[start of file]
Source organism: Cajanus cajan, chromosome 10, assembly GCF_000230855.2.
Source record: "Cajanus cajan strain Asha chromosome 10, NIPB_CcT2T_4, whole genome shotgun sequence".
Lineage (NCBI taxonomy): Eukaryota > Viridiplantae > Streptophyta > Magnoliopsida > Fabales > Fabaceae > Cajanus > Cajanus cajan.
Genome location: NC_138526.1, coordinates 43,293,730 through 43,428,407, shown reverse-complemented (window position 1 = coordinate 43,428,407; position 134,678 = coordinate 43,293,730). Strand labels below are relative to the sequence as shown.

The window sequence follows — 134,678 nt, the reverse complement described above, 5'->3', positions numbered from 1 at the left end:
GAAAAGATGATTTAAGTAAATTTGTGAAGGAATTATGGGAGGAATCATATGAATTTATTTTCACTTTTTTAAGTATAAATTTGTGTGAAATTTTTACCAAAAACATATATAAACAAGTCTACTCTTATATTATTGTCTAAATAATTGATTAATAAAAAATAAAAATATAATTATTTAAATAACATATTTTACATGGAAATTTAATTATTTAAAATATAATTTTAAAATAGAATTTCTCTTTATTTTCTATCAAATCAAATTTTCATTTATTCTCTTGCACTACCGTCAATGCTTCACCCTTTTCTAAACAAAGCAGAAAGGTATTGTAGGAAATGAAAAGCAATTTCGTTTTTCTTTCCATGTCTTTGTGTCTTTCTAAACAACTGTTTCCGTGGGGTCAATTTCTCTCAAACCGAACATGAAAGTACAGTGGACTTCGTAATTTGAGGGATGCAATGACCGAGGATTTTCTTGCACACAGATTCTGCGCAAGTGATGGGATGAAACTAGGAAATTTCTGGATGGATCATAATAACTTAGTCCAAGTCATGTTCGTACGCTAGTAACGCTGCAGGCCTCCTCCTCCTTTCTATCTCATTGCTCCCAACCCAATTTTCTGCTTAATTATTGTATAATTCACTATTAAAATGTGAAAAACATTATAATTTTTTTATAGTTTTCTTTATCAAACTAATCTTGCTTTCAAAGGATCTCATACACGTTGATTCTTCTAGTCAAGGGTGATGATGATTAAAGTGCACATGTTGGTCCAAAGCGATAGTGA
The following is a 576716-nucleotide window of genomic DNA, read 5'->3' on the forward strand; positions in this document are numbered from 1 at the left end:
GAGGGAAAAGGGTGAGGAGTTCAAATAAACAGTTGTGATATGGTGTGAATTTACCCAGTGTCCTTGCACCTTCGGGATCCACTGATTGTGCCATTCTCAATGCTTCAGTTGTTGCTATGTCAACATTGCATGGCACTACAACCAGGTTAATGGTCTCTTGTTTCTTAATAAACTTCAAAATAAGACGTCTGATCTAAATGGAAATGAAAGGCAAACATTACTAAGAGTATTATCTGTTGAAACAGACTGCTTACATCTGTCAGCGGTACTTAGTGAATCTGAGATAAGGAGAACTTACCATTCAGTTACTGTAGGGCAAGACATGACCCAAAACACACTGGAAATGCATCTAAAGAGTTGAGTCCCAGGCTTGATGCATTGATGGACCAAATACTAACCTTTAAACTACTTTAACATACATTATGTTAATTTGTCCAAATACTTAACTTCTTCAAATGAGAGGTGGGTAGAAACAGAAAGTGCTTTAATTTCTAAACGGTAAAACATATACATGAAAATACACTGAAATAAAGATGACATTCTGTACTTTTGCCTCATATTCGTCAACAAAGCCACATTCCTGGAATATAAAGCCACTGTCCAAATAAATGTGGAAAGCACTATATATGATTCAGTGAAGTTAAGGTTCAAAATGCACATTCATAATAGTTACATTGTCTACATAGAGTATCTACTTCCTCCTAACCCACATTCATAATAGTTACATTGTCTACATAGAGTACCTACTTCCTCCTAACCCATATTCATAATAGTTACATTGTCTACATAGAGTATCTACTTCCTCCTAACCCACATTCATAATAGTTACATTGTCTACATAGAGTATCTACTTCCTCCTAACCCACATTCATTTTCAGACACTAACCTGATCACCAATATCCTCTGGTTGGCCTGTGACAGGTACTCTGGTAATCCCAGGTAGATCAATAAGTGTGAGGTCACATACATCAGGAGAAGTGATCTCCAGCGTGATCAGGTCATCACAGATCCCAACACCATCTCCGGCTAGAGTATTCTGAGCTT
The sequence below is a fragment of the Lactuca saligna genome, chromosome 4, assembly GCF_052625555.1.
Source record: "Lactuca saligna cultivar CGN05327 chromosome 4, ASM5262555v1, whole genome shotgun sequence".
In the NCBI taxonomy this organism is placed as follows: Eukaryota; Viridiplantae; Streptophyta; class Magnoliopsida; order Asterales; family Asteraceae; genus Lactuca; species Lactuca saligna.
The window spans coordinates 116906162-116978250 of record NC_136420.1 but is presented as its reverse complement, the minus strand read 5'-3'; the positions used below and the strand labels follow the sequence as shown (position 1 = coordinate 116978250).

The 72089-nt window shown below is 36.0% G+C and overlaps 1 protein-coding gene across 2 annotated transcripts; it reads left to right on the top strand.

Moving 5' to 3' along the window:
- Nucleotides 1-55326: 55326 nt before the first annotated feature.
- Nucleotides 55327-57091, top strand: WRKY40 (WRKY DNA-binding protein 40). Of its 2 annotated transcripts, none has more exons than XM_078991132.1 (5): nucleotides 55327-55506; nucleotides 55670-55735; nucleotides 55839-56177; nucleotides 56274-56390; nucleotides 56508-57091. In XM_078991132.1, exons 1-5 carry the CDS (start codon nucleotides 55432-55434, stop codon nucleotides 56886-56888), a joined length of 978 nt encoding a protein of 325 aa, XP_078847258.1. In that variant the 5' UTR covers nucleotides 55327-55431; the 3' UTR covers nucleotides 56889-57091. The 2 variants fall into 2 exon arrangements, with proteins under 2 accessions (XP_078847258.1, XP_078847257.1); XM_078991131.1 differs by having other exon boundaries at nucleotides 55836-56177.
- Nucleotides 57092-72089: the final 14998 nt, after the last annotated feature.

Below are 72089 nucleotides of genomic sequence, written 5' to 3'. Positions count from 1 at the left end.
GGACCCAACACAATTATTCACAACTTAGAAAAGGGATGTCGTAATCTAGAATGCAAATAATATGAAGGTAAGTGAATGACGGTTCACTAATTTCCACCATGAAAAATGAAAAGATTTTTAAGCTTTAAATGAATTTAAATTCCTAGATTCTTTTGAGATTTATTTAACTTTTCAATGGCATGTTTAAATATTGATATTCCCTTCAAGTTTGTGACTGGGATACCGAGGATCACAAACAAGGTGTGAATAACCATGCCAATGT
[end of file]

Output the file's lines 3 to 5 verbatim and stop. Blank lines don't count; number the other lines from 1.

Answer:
Lineage (NCBI taxonomy): Eukaryota > Viridiplantae > Streptophyta > Magnoliopsida > Fabales > Fabaceae > Cajanus > Cajanus cajan.
Genome location: NC_138526.1, coordinates 43,293,730 through 43,428,407, shown reverse-complemented (window position 1 = coordinate 43,428,407; position 134,678 = coordinate 43,293,730). Strand labels below are relative to the sequence as shown.

The window sequence follows — 134,678 nt, the reverse complement described above, 5'->3', positions numbered from 1 at the left end: